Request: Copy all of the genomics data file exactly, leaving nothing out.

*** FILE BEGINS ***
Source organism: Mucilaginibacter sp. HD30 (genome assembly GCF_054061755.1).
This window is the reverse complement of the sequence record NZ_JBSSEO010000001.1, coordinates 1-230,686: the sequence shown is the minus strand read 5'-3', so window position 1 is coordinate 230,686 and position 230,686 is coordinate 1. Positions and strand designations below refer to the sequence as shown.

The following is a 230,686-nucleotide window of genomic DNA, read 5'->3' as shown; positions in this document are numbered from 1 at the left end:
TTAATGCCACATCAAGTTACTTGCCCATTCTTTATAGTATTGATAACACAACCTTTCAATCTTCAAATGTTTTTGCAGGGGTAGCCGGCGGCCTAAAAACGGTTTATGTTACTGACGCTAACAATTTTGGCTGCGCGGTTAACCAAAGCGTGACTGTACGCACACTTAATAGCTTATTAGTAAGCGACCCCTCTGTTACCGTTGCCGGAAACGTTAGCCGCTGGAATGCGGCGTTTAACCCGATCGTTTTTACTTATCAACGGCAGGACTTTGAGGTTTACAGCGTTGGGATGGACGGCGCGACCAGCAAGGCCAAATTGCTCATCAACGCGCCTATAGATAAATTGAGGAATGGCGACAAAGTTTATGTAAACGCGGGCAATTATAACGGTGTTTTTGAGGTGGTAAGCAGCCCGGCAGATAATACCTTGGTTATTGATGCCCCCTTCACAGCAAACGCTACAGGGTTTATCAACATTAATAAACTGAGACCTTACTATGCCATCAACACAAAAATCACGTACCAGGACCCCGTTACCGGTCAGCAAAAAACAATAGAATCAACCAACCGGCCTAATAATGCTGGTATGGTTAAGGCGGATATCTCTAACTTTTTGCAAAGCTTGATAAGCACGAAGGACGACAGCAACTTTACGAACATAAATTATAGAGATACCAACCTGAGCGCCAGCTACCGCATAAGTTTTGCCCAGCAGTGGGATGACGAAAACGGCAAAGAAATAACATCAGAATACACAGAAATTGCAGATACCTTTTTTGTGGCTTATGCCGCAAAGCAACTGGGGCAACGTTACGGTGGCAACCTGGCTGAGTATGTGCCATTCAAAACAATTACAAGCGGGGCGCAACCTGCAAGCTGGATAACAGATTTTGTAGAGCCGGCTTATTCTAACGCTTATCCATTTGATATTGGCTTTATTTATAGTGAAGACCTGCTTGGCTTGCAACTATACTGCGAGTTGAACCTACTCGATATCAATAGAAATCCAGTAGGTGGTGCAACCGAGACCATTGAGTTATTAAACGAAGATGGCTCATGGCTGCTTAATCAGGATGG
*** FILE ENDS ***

Source organism: Mucilaginibacter sp. HD30 (genome assembly GCF_054061755.1).
This window is the reverse complement of the sequence record NZ_JBSSEO010000001.1, coordinates 1-230,686: the sequence shown is the minus strand read 5'-3', so window position 1 is coordinate 230,686 and position 230,686 is coordinate 1. Positions and strand designations below refer to the sequence as shown.

The following is a 230,686-nucleotide window of genomic DNA, read 5'->3' as shown; positions in this document are numbered from 1 at the left end:
TTAATGCCACATCAAGTTACTTGCCCATTCTTTATAGTATTGATAACACAACCTTTCAATCTTCAAATGTTTTTGCAGGGGTAGCCGGCGGCCTAAAAACGGTTTATGTTACTGACGCTAACAATTTTGGCTGCGCGGTTAACCAAAGCGTGACTGTACGCACACTTAATAGCTTATTAGTAAGCGACCCCTCTGTTACCGTTGCCGGAAACGTTAGCCGCTGGAATGCGGCGTTTAACCCGATCGTTTTTACTTATCAACGGCAGGACTTTGAGGTTTACAGCGTTGGGATGGACGGCGCGACCAGCAAGGCCAAATTGCTCATCAACGCGCCTATAGATAAATTGAGGAATGGCGACAAAGTTTATGTAAACGCGGGCAATTATAACGGTGTTTTTGAGGTGGTAAGCAGCCCGGCAGATAATACCTTGGTTATTGATGCCCCCTTCACAGCAAACGCTACAGGGTTTATCAACATTAATAAACTGAGACCTTACTATGCCATCAACACAAAAATCACGTACCAGGACCCCGTTACCGGTCAGCAAAAAACAATAGAATCAACCAACCGGCCTAATAATGCTGGTATGGTTAAGGCGGATATCTCTAACTTTTTGCAAAGCTTGATAAGCACGAAGGACGACAGCAACTTTACGAACATAAATTATAGAGATACCAACCTGAGCGCCAGCTACCGCATAAGTTTTGCCCAGCAGTGGGATGACGAAAACGGCAAAGAAATAACATCAGAATACACAGAAATTGCAGATACCTTTTTTGTGGCTTATGCCGCAAAGCAACTGGGGCAACGTTACGGTGGCAACCTGGCTGAGTATGTGCCATTCAAAACAATTACAAGCGGGGCGCAACCTGCAAGCTGGATAACAGATTTTGTAGAGCCGGCTTATTCTAACGCTTATCCATTTGATATTGGCTTTATTTATAGTGAAGACCTGCTTGGCTTGCAACTATACTGCGAGTTGAACCTACTCGATATCAATAGAAATCCAGTAGGTGGTGCAACCGAGACCATTGAGTTATTAAACGAAGATGGCTCATGGCTGCTTAATCAGGATGG